"There is privity between officers of the same government so that a judgment in a suit between a party and a representative of the United States is res judicata in relitigation of the same issue between that party and another officer of the government." Scott v. Kuhlmann, 746 F.2d 1377, 1378 (9th Cir. 1984) quoting Sunshine Anthracite Coal Co. v. Adkins, 310 U.S. 381, 402-03 (1940). See also Boone v. Kurtz, 617 F.2d 435, 436 (5th Cir.1980) (per curiam); Mervin v. FTC, 591 F.2d 821, 830 (D.C.Cir.1978). "The crucial point is whether or not in the earlier litigation the representative of the United States had authority to represent its interests in a final adjudication of the issue in controversy." Sunshine Anthracite, 310 U.S. at 403 ( citing Gunter v. Atlantic Coast Line Railroad Co., 200 U.S. 273, 284-89 (1906)).

Warden Yates certainly had authority to represent the CDCR decision makers against Plaintiff's claim that he should not have been placed at PVSP in both actions. The new Defendants whom Plaintiff names in Humphrey II are also decision makers as to inmates' placement and medical factors that warrant for or against the conditions of such placements. Thus, for purposes of Plaintiff's claims regarding his placement at PVSP and his subsequent contraction of Valley Fever, Warden Yates is in privity with CMO Igbinosa, Director Cate, CSR Wardlow, and Governor Schwarzenegger.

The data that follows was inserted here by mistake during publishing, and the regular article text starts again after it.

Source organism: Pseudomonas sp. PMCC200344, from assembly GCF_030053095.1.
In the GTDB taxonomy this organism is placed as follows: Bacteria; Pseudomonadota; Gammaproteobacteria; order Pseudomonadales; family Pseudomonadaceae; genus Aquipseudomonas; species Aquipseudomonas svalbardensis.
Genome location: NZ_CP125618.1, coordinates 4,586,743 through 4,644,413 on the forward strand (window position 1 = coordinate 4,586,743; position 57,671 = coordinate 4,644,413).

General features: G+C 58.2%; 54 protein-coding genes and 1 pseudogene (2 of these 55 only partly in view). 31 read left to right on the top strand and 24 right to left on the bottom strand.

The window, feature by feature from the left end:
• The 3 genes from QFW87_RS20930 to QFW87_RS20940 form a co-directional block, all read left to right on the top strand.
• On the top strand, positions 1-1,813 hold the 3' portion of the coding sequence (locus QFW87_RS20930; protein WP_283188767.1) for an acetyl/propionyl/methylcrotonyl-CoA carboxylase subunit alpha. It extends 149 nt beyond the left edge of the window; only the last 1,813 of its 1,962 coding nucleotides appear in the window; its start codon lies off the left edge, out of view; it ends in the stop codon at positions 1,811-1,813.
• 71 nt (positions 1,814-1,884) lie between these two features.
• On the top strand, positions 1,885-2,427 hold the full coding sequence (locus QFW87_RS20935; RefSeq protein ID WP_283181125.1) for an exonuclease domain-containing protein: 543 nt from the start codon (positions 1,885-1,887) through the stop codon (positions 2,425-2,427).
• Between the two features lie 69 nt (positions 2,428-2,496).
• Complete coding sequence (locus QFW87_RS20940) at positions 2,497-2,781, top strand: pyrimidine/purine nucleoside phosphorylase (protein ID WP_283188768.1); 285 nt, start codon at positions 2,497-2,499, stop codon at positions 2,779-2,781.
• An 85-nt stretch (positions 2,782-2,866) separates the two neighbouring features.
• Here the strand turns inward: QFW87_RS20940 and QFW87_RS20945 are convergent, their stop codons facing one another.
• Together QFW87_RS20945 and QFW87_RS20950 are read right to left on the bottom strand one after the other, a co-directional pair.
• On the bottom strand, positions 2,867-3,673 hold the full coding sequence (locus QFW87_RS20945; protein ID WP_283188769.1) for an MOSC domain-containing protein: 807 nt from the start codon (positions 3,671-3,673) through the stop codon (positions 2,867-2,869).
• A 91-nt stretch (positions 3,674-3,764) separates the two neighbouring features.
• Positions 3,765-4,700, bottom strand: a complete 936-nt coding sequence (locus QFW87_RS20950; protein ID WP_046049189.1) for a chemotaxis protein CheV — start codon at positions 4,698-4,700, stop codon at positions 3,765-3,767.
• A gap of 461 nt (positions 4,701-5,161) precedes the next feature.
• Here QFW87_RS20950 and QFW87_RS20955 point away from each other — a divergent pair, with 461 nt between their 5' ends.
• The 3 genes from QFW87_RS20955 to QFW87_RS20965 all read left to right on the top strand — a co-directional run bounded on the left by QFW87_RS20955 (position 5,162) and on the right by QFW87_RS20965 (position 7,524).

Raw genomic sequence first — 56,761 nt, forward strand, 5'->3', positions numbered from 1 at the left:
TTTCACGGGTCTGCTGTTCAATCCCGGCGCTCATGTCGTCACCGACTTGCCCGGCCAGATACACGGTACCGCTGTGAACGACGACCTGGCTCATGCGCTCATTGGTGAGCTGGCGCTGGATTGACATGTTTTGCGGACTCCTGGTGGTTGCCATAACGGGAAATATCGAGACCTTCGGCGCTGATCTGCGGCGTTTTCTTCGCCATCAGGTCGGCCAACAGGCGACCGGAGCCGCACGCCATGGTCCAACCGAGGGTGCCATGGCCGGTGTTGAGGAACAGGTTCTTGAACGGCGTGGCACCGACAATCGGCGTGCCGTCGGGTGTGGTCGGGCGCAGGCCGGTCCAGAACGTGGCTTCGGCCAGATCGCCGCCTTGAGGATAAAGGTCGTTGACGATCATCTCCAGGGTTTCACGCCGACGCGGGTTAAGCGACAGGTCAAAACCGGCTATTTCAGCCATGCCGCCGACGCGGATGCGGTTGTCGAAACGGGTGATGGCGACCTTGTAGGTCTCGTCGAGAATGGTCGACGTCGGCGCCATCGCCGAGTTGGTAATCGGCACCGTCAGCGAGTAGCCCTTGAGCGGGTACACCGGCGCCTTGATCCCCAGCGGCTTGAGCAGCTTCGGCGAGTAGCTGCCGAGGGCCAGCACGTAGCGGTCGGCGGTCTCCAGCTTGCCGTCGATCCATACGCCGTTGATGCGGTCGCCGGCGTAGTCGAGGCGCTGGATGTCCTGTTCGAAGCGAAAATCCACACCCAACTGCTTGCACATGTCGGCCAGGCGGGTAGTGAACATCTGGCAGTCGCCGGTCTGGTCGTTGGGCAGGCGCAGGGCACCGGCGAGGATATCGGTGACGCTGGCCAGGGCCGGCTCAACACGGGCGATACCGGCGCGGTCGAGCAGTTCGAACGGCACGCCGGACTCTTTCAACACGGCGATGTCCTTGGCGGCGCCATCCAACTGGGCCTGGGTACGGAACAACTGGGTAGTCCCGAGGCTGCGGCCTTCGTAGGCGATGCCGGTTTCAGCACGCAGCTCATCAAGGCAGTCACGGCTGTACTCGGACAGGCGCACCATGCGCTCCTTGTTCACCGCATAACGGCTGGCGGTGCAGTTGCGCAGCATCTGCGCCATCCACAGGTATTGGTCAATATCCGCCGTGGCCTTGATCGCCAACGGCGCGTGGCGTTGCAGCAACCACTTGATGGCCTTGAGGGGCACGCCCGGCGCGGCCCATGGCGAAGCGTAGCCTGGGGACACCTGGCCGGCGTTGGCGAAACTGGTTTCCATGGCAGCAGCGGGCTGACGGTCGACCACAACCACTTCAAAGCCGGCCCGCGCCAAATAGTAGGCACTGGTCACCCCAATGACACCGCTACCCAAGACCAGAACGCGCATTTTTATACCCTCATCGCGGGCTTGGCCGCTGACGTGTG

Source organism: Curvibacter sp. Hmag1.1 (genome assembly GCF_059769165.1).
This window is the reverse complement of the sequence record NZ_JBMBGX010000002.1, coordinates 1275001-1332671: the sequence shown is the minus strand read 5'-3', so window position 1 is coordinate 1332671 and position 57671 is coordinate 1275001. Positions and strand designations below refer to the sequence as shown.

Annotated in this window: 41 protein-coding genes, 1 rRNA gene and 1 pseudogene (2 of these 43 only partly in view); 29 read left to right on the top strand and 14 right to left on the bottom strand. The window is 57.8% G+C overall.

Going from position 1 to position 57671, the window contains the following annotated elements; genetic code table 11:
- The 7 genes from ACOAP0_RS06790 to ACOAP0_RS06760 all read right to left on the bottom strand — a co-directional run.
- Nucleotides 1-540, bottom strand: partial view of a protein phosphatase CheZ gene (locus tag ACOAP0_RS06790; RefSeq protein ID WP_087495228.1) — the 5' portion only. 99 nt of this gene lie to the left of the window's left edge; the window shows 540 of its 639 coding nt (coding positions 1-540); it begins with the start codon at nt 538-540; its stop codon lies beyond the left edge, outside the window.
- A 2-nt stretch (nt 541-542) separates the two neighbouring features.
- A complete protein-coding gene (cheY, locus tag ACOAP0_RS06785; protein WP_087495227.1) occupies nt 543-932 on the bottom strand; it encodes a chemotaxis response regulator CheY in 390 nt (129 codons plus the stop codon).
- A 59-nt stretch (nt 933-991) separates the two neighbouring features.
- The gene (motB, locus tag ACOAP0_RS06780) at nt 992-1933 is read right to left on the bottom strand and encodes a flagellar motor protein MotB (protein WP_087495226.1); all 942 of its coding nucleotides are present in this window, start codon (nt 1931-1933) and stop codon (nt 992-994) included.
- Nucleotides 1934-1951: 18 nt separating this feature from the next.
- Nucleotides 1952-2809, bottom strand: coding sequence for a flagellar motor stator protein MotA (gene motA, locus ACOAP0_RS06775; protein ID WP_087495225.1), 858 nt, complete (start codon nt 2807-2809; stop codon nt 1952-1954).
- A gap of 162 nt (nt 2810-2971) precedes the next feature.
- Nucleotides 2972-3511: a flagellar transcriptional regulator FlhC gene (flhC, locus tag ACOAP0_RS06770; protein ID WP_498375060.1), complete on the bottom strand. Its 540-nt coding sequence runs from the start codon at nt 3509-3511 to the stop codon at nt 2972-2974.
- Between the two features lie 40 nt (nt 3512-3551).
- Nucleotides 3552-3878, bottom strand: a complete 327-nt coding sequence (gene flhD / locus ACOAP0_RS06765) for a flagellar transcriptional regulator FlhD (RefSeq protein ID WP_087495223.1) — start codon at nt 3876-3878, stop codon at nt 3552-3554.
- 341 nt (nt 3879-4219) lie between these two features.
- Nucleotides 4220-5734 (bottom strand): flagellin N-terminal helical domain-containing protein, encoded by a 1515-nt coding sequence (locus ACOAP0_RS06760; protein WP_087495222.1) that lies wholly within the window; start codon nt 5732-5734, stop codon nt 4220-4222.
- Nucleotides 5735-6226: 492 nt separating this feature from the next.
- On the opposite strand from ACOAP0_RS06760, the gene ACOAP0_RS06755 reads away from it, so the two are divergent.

Thus, Plaintiff is precluded by Humphrey I from proceeding in this action, Humphrey II, because of the identity of claims raised in both actions; Humphrey I was pursued to a final judgment on the merits; and both actions involve the same parties and/or privity between the parties involved. See Harris, 682 F.3d at 1132. Humphrey I is res judicata and precludes Plaintiff from pursuing the claims he raises in this action, Humphrey II.

V. Relation Back

Plaintiff alleges that he brings this action "under newly discovered evidence related [sic] back to elements, and other reasons [sic], [he] was denied in prior complaints." (Doc. 1, at 7:12-15.)

An amendment to a pleading relates back to the date of the original pleading when:

(A) the law that provides the applicable statute of limitations allows relation back;
(B) the amendment asserts a claim or defense that arose out of the conduct, transaction, or occurrence set out-or attempted to be set out-in the original pleading; or